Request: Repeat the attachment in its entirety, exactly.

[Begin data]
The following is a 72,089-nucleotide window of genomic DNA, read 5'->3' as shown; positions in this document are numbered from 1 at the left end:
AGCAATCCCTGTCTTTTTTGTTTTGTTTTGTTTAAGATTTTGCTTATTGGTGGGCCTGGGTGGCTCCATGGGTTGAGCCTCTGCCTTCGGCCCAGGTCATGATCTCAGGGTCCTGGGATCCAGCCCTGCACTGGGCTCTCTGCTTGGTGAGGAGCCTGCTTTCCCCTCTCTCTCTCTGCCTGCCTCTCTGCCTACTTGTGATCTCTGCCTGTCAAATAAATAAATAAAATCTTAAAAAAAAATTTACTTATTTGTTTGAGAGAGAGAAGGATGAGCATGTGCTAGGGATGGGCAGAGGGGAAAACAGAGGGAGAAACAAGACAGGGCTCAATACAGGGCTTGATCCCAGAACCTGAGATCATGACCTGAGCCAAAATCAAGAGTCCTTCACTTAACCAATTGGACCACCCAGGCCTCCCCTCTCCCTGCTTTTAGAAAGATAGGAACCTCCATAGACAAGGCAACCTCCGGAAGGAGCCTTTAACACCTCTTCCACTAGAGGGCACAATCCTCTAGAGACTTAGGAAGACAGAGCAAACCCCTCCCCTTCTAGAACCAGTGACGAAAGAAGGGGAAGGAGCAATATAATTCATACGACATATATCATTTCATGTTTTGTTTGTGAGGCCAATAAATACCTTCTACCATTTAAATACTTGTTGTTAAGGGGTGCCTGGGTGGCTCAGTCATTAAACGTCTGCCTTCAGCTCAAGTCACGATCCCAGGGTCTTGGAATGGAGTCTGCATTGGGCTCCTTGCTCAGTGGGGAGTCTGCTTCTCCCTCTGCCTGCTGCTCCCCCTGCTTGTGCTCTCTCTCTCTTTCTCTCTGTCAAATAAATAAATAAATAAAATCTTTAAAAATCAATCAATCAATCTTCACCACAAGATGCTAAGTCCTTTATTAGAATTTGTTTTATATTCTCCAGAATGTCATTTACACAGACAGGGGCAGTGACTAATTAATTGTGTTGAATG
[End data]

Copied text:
The following is a 72,089-nucleotide window of genomic DNA, read 5'->3' as shown; positions in this document are numbered from 1 at the left end:
AGCAATCCCTGTCTTTTTTGTTTTGTTTTGTTTAAGATTTTGCTTATTGGTGGGCCTGGGTGGCTCCATGGGTTGAGCCTCTGCCTTCGGCCCAGGTCATGATCTCAGGGTCCTGGGATCCAGCCCTGCACTGGGCTCTCTGCTTGGTGAGGAGCCTGCTTTCCCCTCTCTCTCTCTGCCTGCCTCTCTGCCTACTTGTGATCTCTGCCTGTCAAATAAATAAATAAAATCTTAAAAAAAAATTTACTTATTTGTTTGAGAGAGAGAAGGATGAGCATGTGCTAGGGATGGGCAGAGGGGAAAACAGAGGGAGAAACAAGACAGGGCTCAATACAGGGCTTGATCCCAGAACCTGAGATCATGACCTGAGCCAAAATCAAGAGTCCTTCACTTAACCAATTGGACCACCCAGGCCTCCCCTCTCCCTGCTTTTAGAAAGATAGGAACCTCCATAGACAAGGCAACCTCCGGAAGGAGCCTTTAACACCTCTTCCACTAGAGGGCACAATCCTCTAGAGACTTAGGAAGACAGAGCAAACCCCTCCCCTTCTAGAACCAGTGACGAAAGAAGGGGAAGGAGCAATATAATTCATACGACATATATCATTTCATGTTTTGTTTGTGAGGCCAATAAATACCTTCTACCATTTAAATACTTGTTGTTAAGGGGTGCCTGGGTGGCTCAGTCATTAAACGTCTGCCTTCAGCTCAAGTCACGATCCCAGGGTCTTGGAATGGAGTCTGCATTGGGCTCCTTGCTCAGTGGGGAGTCTGCTTCTCCCTCTGCCTGCTGCTCCCCCTGCTTGTGCTCTCTCTCTCTTTCTCTCTGTCAAATAAATAAATAAATAAAATCTTTAAAAATCAATCAATCAATCTTCACCACAAGATGCTAAGTCCTTTATTAGAATTTGTTTTATATTCTCCAGAATGTCATTTACACAGACAGGGGCAGTGACTAATTAATTGTGTTGAATG